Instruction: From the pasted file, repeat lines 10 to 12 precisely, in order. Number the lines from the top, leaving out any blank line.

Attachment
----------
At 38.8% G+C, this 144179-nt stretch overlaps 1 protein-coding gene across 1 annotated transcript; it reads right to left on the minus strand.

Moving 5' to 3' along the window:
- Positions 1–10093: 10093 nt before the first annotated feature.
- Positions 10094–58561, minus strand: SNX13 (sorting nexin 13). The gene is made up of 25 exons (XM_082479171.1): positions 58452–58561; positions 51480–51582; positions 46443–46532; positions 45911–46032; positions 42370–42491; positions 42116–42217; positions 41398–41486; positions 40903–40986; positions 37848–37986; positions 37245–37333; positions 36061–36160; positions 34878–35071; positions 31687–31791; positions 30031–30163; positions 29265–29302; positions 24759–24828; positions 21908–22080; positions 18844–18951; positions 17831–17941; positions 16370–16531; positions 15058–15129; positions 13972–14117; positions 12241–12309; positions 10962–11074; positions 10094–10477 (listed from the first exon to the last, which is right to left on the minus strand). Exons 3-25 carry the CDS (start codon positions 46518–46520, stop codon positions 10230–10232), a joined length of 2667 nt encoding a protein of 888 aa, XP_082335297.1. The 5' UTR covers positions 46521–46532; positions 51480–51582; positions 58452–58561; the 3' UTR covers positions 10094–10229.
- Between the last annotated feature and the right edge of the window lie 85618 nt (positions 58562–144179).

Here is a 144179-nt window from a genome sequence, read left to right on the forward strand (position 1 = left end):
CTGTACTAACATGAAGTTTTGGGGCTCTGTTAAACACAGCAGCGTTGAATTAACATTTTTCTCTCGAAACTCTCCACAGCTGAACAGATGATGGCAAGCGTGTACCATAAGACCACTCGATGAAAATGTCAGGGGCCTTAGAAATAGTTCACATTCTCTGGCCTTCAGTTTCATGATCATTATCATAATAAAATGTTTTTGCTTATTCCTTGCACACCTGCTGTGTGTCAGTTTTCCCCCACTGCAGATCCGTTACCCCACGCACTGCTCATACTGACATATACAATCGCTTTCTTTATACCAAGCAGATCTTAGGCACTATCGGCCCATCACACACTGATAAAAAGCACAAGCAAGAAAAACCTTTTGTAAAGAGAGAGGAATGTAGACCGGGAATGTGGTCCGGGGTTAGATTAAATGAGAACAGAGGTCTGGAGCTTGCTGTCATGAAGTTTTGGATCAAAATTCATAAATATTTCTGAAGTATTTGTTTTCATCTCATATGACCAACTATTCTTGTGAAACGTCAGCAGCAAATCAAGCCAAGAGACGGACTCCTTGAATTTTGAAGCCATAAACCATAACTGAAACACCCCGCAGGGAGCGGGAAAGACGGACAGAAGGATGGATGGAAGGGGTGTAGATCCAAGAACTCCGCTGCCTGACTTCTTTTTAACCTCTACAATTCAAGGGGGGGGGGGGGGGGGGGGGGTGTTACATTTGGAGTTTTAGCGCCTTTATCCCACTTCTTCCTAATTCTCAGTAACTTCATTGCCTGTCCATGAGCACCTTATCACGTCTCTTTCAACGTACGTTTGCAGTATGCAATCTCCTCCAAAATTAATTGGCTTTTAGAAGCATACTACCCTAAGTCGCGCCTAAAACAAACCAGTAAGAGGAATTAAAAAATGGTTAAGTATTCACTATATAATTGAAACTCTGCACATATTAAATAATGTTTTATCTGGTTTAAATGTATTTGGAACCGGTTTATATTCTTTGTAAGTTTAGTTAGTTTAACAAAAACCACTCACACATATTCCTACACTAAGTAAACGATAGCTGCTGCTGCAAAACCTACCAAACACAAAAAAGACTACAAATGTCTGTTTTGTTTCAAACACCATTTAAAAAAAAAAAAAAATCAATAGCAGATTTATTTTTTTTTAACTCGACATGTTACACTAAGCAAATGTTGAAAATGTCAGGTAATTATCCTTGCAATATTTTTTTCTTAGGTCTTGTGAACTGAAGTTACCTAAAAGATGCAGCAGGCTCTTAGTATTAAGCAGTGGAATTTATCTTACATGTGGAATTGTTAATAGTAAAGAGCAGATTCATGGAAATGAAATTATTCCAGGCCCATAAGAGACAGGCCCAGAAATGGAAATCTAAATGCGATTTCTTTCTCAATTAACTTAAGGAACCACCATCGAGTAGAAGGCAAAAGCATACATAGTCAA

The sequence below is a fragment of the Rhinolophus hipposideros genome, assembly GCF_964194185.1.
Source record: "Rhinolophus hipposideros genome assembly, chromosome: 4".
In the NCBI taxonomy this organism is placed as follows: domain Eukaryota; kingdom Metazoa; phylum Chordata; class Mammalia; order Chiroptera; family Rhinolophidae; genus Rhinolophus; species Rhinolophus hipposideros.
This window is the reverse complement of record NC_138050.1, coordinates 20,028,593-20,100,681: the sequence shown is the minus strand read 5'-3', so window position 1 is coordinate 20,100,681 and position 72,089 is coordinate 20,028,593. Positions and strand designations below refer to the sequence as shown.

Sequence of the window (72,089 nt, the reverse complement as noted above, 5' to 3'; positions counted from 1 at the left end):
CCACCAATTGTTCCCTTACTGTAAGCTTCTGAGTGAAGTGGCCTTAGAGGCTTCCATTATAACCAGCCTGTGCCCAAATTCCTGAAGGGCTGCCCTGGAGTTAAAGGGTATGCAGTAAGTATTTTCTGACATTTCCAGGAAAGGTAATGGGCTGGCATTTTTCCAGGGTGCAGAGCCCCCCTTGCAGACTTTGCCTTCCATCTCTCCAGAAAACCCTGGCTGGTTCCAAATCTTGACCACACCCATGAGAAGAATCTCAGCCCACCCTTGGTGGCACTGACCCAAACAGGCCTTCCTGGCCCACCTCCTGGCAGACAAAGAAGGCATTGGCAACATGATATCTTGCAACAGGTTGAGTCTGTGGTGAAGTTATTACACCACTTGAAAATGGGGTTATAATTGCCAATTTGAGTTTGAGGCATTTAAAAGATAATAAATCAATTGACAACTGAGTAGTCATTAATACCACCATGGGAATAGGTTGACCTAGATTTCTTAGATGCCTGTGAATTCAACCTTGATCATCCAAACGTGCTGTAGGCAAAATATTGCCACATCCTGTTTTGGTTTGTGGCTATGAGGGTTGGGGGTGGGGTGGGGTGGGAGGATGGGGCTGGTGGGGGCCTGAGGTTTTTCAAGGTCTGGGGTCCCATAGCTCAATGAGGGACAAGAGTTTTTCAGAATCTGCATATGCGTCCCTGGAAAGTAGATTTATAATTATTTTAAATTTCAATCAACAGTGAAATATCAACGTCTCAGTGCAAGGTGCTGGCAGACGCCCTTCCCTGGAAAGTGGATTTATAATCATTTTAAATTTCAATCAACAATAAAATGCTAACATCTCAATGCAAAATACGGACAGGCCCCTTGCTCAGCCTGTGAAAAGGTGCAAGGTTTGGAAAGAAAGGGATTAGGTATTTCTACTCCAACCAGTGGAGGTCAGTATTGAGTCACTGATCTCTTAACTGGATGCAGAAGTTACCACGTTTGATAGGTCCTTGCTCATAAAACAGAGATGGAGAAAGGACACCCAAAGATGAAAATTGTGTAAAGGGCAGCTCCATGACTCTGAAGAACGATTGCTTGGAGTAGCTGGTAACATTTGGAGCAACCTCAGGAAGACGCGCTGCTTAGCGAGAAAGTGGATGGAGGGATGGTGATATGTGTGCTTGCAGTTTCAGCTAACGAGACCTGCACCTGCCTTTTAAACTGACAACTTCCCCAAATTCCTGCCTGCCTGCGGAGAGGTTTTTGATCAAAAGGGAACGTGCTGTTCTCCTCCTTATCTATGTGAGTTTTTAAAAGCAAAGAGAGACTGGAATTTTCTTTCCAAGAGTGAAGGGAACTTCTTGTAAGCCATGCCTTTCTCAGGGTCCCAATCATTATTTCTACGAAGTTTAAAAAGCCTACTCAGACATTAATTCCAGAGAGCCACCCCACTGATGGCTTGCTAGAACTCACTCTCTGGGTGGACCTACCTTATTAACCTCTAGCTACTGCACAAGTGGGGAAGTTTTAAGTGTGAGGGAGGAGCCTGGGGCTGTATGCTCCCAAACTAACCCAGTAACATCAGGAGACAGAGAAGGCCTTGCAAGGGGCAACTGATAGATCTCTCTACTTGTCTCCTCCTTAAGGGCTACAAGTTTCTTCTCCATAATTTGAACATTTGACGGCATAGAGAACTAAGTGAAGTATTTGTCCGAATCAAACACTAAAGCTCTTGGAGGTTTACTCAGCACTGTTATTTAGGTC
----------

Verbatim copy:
In the NCBI taxonomy this organism is placed as follows: domain Eukaryota; kingdom Metazoa; phylum Chordata; class Mammalia; order Chiroptera; family Rhinolophidae; genus Rhinolophus; species Rhinolophus hipposideros.
This window is the reverse complement of record NC_138050.1, coordinates 20,028,593-20,100,681: the sequence shown is the minus strand read 5'-3', so window position 1 is coordinate 20,100,681 and position 72,089 is coordinate 20,028,593. Positions and strand designations below refer to the sequence as shown.

Sequence of the window (72,089 nt, the reverse complement as noted above, 5' to 3'; positions counted from 1 at the left end):